Finding My Fishing Mojo….A Story of Encouragement
Fishing nearly every day as a fishing guide back in the ’90s enabled me to be a fairly successful fisherman. I was able to read all the factors that told me what to look for and do when it came to light tackle fishing in the creeks and estuaries along the Carolina coast. As I look back, I’m amazed at what I learned from those veterans and highly skilled guides at reading the water and determining what made a great fishing spot. It was a number of skills that grew out of the day to day repetitive process.
In the late ’90s, I gave up guide fishing for a corporate job with Sea Tow International. I gave up my faded, soft collar shirt for a pressed, button-down collar shirt. Instead of spending my days on my 18′ Bay Boat in those creeks, I found myself in a plane or my new company SUV heading to places like Miami, New York, and LA. It was a great time in my life, but I did miss the really good times on the water fishing. After about 12 years on the road, I decided to come home. I wanted to spend more time with Kathy and enjoy a change of pace. One of the first things I did was to buy a new boat and start back fishing. It didn’t take long to realize that I had lost my touch. Where I once enjoyed days of great catches, now I struggled to bring in a single fish. Finally, I decided to go back to the basics, going back to the shear fundamentals of saltwater fishing. That meant trolling for Spanish Mackerel. Instead of trying to find a productive spot and pick the right lure and waiting for the right time of day and tide, I grabbed my trolling rods, rigged them with torpedo weights and matchbook planners, and a handful of silver and gold Clark Spoons.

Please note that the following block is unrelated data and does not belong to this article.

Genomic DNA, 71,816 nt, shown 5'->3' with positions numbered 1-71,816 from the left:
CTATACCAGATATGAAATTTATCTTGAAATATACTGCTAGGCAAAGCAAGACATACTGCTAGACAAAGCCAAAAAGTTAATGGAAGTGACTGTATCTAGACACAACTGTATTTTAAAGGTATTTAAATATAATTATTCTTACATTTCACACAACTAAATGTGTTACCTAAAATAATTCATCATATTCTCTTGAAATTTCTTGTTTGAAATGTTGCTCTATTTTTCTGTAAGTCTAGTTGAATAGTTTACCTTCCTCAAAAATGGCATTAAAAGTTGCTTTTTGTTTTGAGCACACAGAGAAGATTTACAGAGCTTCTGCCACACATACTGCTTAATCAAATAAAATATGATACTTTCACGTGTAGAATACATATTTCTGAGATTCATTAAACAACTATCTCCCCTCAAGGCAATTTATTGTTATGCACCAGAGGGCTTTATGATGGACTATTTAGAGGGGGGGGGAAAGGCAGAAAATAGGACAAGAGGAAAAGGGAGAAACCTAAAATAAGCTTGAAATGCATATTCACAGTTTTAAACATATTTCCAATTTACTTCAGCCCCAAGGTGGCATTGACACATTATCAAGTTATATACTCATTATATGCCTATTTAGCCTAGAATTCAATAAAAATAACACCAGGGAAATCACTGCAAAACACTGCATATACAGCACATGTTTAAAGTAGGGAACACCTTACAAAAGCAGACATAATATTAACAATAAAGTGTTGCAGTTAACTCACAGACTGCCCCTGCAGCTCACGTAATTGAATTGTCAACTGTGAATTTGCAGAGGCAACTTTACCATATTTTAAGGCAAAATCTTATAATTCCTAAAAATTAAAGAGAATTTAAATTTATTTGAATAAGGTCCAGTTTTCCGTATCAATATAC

So the next day I left at the crack of dawn only taking the time to swing into Bojangles drive-thru for a chicken biscuit and the Circle K for a bag of ice to chill all my Spanish that I would be reeling in. I saw I was at the boat ramp early because there was only one other truck there in the pitch-black darkness. So I splashed the boat anyway and eased out of Masonboro Inlet at sunrise. Within minutes my lines were in the water with the planner lines tight and bending my weighted rods nicely. I settled into enjoying my greasy Bojangles biscuit and diet Coke. Life had suddenly become enjoyable again. Now, just waiting for the action to start…. It didn’t. Not even a fish suicide!
A few weeks later I headed toward the Wrightsville Beach boat ramp long before dawn to make sure to get a parking place. As I launched the boat at daybreak and headed out the inlet, I felt confident I could shake the bad feeling of the last trip. Conditions were perfect and the lines were in the water like I had done a thousand times before. Still nothing. While I trolled with fishless lines, anglers within mocking distance pulled in boatloads of fish while laughing at me. I felt like a naked man at the 50-yard line of the Super Bowl. The next few times were the same. Little or no fish in the boat. The only thing I brought home was humiliation.
I returned to the sound of my neighbor’s laughter at the sight of my empty cooler. One of them told me that the coolers in the fishing department at Walmart had seen more fish than the old dented cooler in my boat. I even tried telling them that I stopped on the way home and given the fish to an orphanage for starving children. They laughed louder. By this time, my wife was in the fetal position under the bed muttering, “where did the fish go” with a crazed look in her eyes.